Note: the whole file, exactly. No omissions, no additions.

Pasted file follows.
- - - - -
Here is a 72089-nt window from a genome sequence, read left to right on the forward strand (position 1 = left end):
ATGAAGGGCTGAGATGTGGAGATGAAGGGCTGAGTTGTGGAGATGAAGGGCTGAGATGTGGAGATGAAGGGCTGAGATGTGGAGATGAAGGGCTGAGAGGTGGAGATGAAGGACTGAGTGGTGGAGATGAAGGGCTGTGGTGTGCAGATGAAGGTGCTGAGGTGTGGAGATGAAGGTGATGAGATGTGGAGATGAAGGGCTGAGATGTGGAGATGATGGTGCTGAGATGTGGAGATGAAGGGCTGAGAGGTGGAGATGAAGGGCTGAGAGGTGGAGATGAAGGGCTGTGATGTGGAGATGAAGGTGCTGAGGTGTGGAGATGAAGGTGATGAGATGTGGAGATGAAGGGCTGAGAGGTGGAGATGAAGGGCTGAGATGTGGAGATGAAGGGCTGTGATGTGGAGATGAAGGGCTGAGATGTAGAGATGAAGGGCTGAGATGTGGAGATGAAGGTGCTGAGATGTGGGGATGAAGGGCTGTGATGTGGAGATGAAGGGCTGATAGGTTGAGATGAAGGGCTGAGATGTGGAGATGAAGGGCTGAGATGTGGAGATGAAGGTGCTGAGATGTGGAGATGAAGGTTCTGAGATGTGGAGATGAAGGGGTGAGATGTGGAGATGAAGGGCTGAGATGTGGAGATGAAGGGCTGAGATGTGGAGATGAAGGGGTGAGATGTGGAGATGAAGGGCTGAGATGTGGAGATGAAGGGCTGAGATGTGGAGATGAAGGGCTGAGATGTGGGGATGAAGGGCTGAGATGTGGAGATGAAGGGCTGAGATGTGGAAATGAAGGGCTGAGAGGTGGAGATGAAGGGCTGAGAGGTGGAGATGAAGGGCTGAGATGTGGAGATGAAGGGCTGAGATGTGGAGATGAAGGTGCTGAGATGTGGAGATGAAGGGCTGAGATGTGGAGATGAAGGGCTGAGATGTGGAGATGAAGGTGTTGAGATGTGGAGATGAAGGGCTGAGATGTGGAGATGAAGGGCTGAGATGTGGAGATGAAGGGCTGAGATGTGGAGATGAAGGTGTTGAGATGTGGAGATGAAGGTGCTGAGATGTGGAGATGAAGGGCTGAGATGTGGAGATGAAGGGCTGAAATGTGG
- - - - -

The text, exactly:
Here is a 72089-nt window from a genome sequence, read left to right on the forward strand (position 1 = left end):
ATGAAGGGCTGAGATGTGGAGATGAAGGGCTGAGTTGTGGAGATGAAGGGCTGAGATGTGGAGATGAAGGGCTGAGATGTGGAGATGAAGGGCTGAGAGGTGGAGATGAAGGACTGAGTGGTGGAGATGAAGGGCTGTGGTGTGCAGATGAAGGTGCTGAGGTGTGGAGATGAAGGTGATGAGATGTGGAGATGAAGGGCTGAGATGTGGAGATGATGGTGCTGAGATGTGGAGATGAAGGGCTGAGAGGTGGAGATGAAGGGCTGAGAGGTGGAGATGAAGGGCTGTGATGTGGAGATGAAGGTGCTGAGGTGTGGAGATGAAGGTGATGAGATGTGGAGATGAAGGGCTGAGAGGTGGAGATGAAGGGCTGAGATGTGGAGATGAAGGGCTGTGATGTGGAGATGAAGGGCTGAGATGTAGAGATGAAGGGCTGAGATGTGGAGATGAAGGTGCTGAGATGTGGGGATGAAGGGCTGTGATGTGGAGATGAAGGGCTGATAGGTTGAGATGAAGGGCTGAGATGTGGAGATGAAGGGCTGAGATGTGGAGATGAAGGTGCTGAGATGTGGAGATGAAGGTTCTGAGATGTGGAGATGAAGGGGTGAGATGTGGAGATGAAGGGCTGAGATGTGGAGATGAAGGGCTGAGATGTGGAGATGAAGGGGTGAGATGTGGAGATGAAGGGCTGAGATGTGGAGATGAAGGGCTGAGATGTGGAGATGAAGGGCTGAGATGTGGGGATGAAGGGCTGAGATGTGGAGATGAAGGGCTGAGATGTGGAAATGAAGGGCTGAGAGGTGGAGATGAAGGGCTGAGAGGTGGAGATGAAGGGCTGAGATGTGGAGATGAAGGGCTGAGATGTGGAGATGAAGGTGCTGAGATGTGGAGATGAAGGGCTGAGATGTGGAGATGAAGGGCTGAGATGTGGAGATGAAGGTGTTGAGATGTGGAGATGAAGGGCTGAGATGTGGAGATGAAGGGCTGAGATGTGGAGATGAAGGGCTGAGATGTGGAGATGAAGGTGTTGAGATGTGGAGATGAAGGTGCTGAGATGTGGAGATGAAGGGCTGAGATGTGGAGATGAAGGGCTGAAATGTGG